found the main cause of buffer fluxuation is the hardrive being heavily fragmented
     
  11. Synthetix

    Synthetix Regular member

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    Ok guys, this is the explanation I got from DVD Decrypter forum by SHAMUS McFARTFINGER:

    Alrighty.

    When you rip a DVD you are obviously transferring data from a source and sending it to a destination. Where from or where to doesn't matter. Having an empty buffer when ripping means that your system is coping with the transfer of information. It means that the flow of information isn't being hamstrung or bottlenecked by your hardware, your hardware setup or other background tasks. It also means that your HD is able to write the ripped data as fast as your DVD-ROM can rip it. If your buffer starts to fill when ripping a DVD it means your HD is unable to cope for one reason or another.

    For example: You might be ripping to a network drive and if network traffic is high, the information can't be sent to your HD fast enough and information is "buffered" to memory.

    It could also be that your HD is already being flogged to death during a virus scan or some other disk-intensive process causing the drive head to bounce back and forward all over the place trying to do two or more things at once.

    It could be CPU related. If you start a CPU intensive program (like a compression program), you'll find you will almost certainly have buffer problems.

    You may have the source and target drives sharing an IDE channel. This forces the data to run down the IDE cable from one drive to the motherboard and then back up the same cable to another drive. The technical term is Buffer UnderRun.


    Having full buffers when writing means your burner has information available to burn as fast as it can burn it. If your buffer levels drop, it means your drive is being starved for data to burn. All the examples above also apply to the burn process.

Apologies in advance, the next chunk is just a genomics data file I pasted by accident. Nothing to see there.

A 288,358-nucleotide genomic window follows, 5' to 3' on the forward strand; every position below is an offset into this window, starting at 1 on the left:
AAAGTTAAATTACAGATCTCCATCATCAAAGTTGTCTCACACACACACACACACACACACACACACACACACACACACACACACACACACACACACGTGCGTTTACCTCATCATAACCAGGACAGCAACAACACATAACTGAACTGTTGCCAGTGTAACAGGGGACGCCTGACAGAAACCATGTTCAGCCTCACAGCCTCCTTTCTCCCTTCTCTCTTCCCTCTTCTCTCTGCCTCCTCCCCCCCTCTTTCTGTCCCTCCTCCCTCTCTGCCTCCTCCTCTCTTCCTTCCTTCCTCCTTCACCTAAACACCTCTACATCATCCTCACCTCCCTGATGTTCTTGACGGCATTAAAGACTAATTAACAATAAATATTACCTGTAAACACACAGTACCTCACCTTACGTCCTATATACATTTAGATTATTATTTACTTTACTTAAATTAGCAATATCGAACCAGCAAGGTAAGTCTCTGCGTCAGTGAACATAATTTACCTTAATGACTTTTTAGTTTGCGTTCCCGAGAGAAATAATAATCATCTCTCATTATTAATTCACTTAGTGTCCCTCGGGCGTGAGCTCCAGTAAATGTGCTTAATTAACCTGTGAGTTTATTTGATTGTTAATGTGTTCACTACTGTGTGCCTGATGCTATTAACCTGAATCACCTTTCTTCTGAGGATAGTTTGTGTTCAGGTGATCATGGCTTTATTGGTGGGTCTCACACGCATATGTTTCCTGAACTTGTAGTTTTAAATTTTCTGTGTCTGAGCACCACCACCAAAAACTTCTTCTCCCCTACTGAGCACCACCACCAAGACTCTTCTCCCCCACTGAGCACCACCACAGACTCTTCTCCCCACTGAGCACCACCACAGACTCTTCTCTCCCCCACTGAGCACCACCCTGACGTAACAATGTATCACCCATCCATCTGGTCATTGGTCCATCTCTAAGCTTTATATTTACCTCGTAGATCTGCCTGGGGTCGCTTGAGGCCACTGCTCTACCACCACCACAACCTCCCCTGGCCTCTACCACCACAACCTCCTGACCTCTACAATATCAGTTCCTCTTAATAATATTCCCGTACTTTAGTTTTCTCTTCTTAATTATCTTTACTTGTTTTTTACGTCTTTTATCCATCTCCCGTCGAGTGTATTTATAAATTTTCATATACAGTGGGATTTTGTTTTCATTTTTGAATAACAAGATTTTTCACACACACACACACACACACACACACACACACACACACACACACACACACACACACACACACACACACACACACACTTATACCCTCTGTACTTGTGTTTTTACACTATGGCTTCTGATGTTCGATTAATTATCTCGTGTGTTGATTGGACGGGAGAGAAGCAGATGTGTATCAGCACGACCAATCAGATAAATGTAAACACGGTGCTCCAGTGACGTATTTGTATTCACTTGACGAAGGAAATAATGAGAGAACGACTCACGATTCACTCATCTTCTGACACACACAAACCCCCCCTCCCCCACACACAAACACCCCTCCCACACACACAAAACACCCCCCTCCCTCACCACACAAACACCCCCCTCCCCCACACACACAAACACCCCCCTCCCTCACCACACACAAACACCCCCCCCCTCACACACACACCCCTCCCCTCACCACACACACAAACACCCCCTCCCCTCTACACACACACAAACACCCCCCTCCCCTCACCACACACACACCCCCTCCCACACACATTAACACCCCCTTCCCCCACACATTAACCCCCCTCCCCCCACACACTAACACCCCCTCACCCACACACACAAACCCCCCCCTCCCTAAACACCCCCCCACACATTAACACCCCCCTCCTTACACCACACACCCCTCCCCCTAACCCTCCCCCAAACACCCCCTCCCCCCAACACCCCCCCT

So, when ripping a DVD - 0% is what you're after. Although it doesn't really matter that much because all you are doing is slowing the rip down if your buffer levels get to 100%. It won't affect the quality of your rip.

    When burning, 100% is desirable. Again it doesn't matter a great deal if it drops a little and you also have BURNPROOF (try Google) enabled.

    Not a very technical explanation but I hope it helps.
     
  12. squizzle

    squizzle Active member

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    I think it was a good explanation. I figured it's not that big a deal that buffer hangs at 0 during rip. Just means that your system specs are good;) some programs have buffer underrun protection that protects buffers from reaching 0 during burn. This probably saves some people from making bad burns. I suppose that someday the media will be so fast that buffers won't be able to keep up and then buffer underrun protection will be a godsend...... Someday.
     
  13. baabaa

    baabaa Active member

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    LOL, that would be REAL nice...............do you think Mr Gates will be up for the challenge....................
     
  14. squizzle

    squizzle Active member

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    he'll find some way to limit it I think. Maybe force Windows to cap the drive speed so it can't go faster than whatever he specifies.

    But on the other end of that, there's always hackers ;)
     
  15. Nephilim

    Nephilim Moderator Staff Member

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    Interestingly in many cases when the buffer underrun kicks in on a DVD video you'll get playback problems.
     
    Last edited: Apr 22, 2005
  16. squizzle

    squizzle Active member

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    really? I wonder if that's because it steals some of your system resources. Luckily I have never had that issue. Once my buffers would hang around 50% and a 4x burn would take 30 minutes, but when I uninstalled and reinstalled Nero that problem cleared up.
     
  17. Nephilim

    Nephilim Moderator Staff Member

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    Yeah it's strange but somehow buffer underrun just doesn't do the trick for video like it does for data. Nero can get real persnickety after a while and simply reinstalling it like you did is just the ticket :)